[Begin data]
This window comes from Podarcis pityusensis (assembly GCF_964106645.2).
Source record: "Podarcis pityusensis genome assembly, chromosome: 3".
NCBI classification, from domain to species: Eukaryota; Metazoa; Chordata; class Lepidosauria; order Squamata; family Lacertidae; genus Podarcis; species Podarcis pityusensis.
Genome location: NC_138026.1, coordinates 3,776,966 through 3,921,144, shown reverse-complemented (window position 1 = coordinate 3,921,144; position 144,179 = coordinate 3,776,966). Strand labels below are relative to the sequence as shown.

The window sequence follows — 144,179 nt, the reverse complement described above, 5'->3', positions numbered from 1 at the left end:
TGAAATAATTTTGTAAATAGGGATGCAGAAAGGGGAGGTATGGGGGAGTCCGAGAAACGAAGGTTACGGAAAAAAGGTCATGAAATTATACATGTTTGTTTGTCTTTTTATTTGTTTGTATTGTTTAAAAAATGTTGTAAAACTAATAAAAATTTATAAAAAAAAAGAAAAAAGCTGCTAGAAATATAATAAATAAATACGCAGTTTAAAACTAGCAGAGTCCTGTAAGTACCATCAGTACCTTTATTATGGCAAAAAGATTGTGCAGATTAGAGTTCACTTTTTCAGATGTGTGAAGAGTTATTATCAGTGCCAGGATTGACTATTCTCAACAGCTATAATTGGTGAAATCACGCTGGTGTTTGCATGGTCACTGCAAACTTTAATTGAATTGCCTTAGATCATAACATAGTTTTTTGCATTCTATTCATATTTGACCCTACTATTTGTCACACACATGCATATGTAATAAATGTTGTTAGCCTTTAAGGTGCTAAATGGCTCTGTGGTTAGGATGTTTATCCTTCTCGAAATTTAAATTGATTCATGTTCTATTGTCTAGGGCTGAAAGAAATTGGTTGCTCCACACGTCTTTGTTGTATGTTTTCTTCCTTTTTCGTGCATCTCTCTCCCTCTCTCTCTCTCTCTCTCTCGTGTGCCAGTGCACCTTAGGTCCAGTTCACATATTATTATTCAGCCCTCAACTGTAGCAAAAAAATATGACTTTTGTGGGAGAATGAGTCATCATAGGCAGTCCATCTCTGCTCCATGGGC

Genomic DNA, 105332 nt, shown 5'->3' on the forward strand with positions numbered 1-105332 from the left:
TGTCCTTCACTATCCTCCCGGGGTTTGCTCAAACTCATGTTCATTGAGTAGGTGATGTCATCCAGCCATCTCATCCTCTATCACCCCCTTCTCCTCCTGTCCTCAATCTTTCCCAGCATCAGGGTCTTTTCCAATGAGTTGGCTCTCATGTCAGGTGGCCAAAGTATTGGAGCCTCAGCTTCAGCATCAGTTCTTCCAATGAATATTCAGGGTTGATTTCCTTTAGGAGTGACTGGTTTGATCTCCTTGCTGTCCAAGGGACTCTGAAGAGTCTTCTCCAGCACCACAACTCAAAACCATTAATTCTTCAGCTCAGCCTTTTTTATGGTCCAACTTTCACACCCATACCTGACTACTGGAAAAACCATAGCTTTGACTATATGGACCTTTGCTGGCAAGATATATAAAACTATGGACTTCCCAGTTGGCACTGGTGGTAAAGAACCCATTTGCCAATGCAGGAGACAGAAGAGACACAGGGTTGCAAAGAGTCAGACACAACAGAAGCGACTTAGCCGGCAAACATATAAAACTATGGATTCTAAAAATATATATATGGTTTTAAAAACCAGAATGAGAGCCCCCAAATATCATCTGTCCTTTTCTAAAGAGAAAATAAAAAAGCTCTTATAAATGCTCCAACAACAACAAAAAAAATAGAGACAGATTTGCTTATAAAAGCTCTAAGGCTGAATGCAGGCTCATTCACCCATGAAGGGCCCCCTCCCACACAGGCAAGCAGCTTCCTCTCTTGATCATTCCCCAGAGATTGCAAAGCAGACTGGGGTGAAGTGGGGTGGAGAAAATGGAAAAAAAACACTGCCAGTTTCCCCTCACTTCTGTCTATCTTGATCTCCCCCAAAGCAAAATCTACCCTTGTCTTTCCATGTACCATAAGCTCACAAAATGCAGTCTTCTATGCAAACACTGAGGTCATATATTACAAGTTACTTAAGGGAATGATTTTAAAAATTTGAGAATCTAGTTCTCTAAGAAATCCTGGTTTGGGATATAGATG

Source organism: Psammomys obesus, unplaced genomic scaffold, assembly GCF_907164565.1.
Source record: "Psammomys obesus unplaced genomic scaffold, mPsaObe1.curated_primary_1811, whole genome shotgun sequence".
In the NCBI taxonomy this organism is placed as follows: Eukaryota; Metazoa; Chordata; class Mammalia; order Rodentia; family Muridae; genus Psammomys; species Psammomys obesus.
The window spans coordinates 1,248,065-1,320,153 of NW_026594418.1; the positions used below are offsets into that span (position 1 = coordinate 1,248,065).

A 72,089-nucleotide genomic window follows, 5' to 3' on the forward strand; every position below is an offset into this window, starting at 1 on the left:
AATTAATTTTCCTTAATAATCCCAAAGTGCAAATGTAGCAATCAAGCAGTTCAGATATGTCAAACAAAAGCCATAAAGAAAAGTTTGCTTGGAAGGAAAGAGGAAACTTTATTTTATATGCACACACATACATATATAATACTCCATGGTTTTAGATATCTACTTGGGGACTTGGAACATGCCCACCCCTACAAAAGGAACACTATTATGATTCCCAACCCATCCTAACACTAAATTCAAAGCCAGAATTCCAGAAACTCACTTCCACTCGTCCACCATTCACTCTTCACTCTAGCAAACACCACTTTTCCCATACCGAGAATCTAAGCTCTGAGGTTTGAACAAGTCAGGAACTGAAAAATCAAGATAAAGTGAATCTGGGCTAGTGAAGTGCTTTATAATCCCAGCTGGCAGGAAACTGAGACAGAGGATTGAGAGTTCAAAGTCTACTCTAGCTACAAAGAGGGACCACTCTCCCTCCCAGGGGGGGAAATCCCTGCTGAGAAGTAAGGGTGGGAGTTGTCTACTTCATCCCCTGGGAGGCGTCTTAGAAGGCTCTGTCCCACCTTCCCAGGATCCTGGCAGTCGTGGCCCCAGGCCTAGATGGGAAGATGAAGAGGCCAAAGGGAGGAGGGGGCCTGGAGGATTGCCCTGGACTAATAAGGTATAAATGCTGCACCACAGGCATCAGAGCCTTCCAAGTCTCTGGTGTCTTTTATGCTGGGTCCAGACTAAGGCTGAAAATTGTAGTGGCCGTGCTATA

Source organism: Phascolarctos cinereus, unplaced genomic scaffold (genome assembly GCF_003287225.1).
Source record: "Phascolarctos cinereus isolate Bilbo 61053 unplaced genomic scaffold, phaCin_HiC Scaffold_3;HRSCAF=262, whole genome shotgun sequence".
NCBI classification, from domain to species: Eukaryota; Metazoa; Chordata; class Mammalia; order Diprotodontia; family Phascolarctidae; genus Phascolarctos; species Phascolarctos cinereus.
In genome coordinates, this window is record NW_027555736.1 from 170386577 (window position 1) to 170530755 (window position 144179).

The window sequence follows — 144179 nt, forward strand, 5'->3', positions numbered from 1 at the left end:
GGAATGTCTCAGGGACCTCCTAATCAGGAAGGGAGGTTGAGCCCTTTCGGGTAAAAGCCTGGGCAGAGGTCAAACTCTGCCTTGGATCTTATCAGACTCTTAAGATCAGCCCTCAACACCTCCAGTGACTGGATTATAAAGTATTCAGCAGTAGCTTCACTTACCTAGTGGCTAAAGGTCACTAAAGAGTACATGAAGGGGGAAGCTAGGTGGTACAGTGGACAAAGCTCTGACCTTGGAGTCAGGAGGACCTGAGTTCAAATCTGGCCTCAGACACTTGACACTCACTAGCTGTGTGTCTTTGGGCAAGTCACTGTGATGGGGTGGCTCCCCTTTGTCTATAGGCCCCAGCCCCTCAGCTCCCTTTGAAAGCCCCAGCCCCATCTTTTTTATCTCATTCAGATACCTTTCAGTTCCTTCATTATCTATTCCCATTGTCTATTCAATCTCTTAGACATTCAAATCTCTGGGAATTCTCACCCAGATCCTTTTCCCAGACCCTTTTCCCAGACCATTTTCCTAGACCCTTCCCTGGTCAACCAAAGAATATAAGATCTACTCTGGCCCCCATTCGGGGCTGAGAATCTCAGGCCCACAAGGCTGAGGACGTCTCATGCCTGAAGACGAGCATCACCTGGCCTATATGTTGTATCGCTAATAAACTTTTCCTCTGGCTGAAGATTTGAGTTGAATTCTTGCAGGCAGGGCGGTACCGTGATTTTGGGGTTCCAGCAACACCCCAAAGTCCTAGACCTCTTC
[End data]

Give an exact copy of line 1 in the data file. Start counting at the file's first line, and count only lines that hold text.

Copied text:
This window comes from Podarcis pityusensis (assembly GCF_964106645.2).